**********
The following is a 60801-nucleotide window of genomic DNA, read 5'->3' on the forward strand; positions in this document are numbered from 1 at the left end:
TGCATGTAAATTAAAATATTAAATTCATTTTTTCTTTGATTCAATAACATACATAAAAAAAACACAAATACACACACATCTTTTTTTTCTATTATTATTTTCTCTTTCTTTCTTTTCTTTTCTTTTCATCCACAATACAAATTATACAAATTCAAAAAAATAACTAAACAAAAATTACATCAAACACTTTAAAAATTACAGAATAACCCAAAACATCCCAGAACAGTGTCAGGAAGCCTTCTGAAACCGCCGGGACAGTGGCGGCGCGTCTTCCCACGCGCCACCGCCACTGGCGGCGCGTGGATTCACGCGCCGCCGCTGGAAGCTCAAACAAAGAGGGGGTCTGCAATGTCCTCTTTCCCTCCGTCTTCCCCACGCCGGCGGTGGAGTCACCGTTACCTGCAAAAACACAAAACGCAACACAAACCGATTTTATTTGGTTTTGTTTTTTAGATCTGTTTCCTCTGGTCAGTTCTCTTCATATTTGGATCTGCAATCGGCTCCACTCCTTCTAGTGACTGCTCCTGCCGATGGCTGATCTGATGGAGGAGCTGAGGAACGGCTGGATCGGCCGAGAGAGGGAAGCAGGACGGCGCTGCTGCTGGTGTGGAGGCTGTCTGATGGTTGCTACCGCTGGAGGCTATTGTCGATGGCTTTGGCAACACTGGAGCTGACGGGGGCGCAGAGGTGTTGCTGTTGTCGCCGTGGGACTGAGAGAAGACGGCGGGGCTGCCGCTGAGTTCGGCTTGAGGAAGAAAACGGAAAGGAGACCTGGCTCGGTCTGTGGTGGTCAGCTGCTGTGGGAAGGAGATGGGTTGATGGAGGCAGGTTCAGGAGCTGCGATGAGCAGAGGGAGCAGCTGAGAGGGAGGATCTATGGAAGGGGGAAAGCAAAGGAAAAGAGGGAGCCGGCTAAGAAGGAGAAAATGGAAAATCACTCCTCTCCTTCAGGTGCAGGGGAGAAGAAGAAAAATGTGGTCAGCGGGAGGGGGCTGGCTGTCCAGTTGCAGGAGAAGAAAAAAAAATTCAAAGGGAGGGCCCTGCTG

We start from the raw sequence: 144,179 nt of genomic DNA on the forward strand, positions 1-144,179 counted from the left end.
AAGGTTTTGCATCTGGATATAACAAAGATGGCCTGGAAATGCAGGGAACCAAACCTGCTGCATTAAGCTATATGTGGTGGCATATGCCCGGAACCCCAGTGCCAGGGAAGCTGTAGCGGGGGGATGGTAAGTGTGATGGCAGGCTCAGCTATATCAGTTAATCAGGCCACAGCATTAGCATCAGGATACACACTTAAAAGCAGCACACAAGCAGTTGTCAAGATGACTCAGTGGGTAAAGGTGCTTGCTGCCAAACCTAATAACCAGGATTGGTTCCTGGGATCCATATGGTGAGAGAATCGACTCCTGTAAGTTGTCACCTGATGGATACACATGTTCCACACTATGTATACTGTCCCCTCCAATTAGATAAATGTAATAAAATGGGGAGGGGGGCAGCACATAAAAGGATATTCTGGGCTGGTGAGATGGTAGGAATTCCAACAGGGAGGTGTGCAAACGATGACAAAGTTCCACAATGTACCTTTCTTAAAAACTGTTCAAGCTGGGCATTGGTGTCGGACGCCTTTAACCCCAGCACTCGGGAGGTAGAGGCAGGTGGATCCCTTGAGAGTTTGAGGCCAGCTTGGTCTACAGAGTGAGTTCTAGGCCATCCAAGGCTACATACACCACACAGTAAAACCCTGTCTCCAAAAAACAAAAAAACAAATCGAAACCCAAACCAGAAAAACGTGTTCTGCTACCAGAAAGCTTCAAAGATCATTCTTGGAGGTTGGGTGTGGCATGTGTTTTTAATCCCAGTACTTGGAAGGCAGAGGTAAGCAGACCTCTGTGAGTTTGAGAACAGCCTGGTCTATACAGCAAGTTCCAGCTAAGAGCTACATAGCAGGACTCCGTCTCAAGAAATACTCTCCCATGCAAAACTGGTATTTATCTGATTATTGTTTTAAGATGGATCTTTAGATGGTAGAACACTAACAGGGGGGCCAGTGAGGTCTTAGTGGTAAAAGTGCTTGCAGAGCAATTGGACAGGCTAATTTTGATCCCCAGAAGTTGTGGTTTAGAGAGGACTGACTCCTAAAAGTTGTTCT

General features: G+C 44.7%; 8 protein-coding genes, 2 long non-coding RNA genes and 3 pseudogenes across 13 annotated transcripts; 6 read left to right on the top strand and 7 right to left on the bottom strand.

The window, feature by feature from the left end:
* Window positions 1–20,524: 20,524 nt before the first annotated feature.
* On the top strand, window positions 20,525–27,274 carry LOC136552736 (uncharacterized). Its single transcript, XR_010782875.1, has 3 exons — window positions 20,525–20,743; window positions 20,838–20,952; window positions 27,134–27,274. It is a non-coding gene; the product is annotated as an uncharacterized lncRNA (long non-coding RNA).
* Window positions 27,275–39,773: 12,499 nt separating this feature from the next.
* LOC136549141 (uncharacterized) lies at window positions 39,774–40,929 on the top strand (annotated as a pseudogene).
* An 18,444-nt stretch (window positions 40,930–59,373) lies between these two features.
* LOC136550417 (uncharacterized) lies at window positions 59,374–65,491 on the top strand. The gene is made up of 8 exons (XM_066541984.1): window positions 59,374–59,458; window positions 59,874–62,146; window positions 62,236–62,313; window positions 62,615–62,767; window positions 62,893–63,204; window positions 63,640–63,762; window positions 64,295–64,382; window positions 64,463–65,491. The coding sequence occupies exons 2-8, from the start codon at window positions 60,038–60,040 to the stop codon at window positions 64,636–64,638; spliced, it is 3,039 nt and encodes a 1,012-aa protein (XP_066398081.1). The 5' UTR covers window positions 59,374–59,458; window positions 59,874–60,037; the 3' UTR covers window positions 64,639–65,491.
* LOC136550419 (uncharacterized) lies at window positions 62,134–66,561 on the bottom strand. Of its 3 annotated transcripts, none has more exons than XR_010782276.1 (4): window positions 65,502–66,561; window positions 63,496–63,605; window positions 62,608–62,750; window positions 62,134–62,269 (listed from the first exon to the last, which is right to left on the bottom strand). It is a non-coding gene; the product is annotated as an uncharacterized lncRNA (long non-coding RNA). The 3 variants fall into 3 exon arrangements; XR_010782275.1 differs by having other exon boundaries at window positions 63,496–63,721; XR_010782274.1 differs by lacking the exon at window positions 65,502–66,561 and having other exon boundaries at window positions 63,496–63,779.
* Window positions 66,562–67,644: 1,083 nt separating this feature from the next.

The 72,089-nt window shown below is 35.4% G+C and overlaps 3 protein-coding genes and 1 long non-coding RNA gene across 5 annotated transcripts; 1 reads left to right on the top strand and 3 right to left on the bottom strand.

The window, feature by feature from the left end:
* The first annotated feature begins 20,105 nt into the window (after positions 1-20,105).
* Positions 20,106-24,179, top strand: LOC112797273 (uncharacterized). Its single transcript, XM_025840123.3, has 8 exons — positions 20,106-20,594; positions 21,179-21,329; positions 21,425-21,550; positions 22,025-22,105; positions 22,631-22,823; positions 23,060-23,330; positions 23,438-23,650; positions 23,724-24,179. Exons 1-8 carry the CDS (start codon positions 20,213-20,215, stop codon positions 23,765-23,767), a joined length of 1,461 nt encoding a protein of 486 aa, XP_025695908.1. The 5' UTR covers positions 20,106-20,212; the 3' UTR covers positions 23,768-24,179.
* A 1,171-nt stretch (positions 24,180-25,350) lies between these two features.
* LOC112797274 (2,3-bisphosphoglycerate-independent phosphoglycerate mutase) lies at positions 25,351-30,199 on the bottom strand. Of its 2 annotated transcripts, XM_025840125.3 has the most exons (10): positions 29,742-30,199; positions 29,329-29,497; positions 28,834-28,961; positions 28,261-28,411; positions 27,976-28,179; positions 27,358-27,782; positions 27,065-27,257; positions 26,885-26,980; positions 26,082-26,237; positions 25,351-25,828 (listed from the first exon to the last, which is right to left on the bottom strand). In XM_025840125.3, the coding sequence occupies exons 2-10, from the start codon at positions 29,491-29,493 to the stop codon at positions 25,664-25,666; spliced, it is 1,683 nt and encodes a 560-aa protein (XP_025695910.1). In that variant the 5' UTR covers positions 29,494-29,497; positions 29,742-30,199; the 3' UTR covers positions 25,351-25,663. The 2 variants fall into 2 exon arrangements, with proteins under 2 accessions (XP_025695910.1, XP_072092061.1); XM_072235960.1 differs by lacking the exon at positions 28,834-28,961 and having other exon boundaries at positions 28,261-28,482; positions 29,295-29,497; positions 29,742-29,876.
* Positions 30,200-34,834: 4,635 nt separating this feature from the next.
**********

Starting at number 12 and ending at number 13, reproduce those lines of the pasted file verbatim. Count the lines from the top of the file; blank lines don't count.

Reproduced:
* LOC136550417 (uncharacterized) lies at window positions 59,374–65,491 on the top strand. The gene is made up of 8 exons (XM_066541984.1): window positions 59,374–59,458; window positions 59,874–62,146; window positions 62,236–62,313; window positions 62,615–62,767; window positions 62,893–63,204; window positions 63,640–63,762; window positions 64,295–64,382; window positions 64,463–65,491. The coding sequence occupies exons 2-8, from the start codon at window positions 60,038–60,040 to the stop codon at window positions 64,636–64,638; spliced, it is 3,039 nt and encodes a 1,012-aa protein (XP_066398081.1). The 5' UTR covers window positions 59,374–59,458; window positions 59,874–60,037; the 3' UTR covers window positions 64,639–65,491.
* LOC136550419 (uncharacterized) lies at window positions 62,134–66,561 on the bottom strand. Of its 3 annotated transcripts, none has more exons than XR_010782276.1 (4): window positions 65,502–66,561; window positions 63,496–63,605; window positions 62,608–62,750; window positions 62,134–62,269 (listed from the first exon to the last, which is right to left on the bottom strand). It is a non-coding gene; the product is annotated as an uncharacterized lncRNA (long non-coding RNA). The 3 variants fall into 3 exon arrangements; XR_010782275.1 differs by having other exon boundaries at window positions 63,496–63,721; XR_010782274.1 differs by lacking the exon at window positions 65,502–66,561 and having other exon boundaries at window positions 63,496–63,779.